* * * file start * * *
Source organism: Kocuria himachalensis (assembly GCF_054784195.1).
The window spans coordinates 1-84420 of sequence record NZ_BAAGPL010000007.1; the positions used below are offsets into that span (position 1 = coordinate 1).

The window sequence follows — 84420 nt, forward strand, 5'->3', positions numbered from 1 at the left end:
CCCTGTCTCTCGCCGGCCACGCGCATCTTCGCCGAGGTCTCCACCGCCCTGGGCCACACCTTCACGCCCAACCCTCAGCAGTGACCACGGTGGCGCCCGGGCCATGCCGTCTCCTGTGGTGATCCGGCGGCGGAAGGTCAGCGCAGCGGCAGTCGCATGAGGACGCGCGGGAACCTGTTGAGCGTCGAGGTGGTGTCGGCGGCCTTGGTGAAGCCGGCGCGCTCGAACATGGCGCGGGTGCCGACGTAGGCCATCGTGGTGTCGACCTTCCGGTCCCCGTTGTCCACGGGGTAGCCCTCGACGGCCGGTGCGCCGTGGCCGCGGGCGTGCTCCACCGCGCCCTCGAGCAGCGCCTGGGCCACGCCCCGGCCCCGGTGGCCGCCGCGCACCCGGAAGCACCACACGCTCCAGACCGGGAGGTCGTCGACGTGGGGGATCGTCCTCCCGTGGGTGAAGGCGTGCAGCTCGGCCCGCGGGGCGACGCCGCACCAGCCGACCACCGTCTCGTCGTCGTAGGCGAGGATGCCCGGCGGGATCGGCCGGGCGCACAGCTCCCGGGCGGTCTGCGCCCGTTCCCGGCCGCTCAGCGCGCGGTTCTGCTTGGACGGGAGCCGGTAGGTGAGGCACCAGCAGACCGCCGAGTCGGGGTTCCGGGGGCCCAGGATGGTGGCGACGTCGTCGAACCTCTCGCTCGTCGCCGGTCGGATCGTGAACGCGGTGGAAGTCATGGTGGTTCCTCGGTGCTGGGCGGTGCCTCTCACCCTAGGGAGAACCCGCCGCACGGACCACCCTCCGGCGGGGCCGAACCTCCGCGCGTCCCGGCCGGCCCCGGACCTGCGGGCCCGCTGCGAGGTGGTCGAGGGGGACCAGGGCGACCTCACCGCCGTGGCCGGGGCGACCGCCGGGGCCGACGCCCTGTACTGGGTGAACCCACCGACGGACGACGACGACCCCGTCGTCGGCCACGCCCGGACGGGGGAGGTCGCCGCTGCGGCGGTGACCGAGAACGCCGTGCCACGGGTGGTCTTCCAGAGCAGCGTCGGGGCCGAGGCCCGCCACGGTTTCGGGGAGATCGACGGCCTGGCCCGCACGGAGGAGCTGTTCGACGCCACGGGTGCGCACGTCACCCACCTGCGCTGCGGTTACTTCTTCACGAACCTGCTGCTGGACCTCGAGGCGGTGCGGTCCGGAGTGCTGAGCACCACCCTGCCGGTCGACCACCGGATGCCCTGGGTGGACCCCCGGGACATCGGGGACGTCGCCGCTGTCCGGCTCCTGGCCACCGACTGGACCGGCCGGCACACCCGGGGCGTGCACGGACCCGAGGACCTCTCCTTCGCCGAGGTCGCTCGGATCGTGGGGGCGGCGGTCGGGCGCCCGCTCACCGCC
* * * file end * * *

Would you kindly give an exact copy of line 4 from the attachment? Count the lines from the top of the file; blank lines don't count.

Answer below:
CCCTGTCTCTCGCCGGCCACGCGCATCTTCGCCGAGGTCTCCACCGCCCTGGGCCACACCTTCACGCCCAACCCTCAGCAGTGACCACGGTGGCGCCCGGGCCATGCCGTCTCCTGTGGTGATCCGGCGGCGGAAGGTCAGCGCAGCGGCAGTCGCATGAGGACGCGCGGGAACCTGTTGAGCGTCGAGGTGGTGTCGGCGGCCTTGGTGAAGCCGGCGCGCTCGAACATGGCGCGGGTGCCGACGTAGGCCATCGTGGTGTCGACCTTCCGGTCCCCGTTGTCCACGGGGTAGCCCTCGACGGCCGGTGCGCCGTGGCCGCGGGCGTGCTCCACCGCGCCCTCGAGCAGCGCCTGGGCCACGCCCCGGCCCCGGTGGCCGCCGCGCACCCGGAAGCACCACACGCTCCAGACCGGGAGGTCGTCGACGTGGGGGATCGTCCTCCCGTGGGTGAAGGCGTGCAGCTCGGCCCGCGGGGCGACGCCGCACCAGCCGACCACCGTCTCGTCGTCGTAGGCGAGGATGCCCGGCGGGATCGGCCGGGCGCACAGCTCCCGGGCGGTCTGCGCCCGTTCCCGGCCGCTCAGCGCGCGGTTCTGCTTGGACGGGAGCCGGTAGGTGAGGCACCAGCAGACCGCCGAGTCGGGGTTCCGGGGGCCCAGGATGGTGGCGACGTCGTCGAACCTCTCGCTCGTCGCCGGTCGGATCGTGAACGCGGTGGAAGTCATGGTGGTTCCTCGGTGCTGGGCGGTGCCTCTCACCCTAGGGAGAACCCGCCGCACGGACCACCCTCCGGCGGGGCCGAACCTCCGCGCGTCCCGGCCGGCCCCGGACCTGCGGGCCCGCTGCGAGGTGGTCGAGGGGGACCAGGGCGACCTCACCGCCGTGGCCGGGGCGACCGCCGGGGCCGACGCCCTGTACTGGGTGAACCCACCGACGGACGACGACGACCCCGTCGTCGGCCACGCCCGGACGGGGGAGGTCGCCGCTGCGGCGGTGACCGAGAACGCCGTGCCACGGGTGGTCTTCCAGAGCAGCGTCGGGGCCGAGGCCCGCCACGGTTTCGGGGAGATCGACGGCCTGGCCCGCACGGAGGAGCTGTTCGACGCCACGGGTGCGCACGTCACCCACCTGCGCTGCGGTTACTTCTTCACGAACCTGCTGCTGGACCTCGAGGCGGTGCGGTCCGGAGTGCTGAGCACCACCCTGCCGGTCGACCACCGGATGCCCTGGGTGGACCCCCGGGACATCGGGGACGTCGCCGCTGTCCGGCTCCTGGCCACCGACTGGACCGGCCGGCACACCCGGGGCGTGCACGGACCCGAGGACCTCTCCTTCGCCGAGGTCGCTCGGATCGTGGGGGCGGCGGTCGGGCGCCCGCTCACCGCC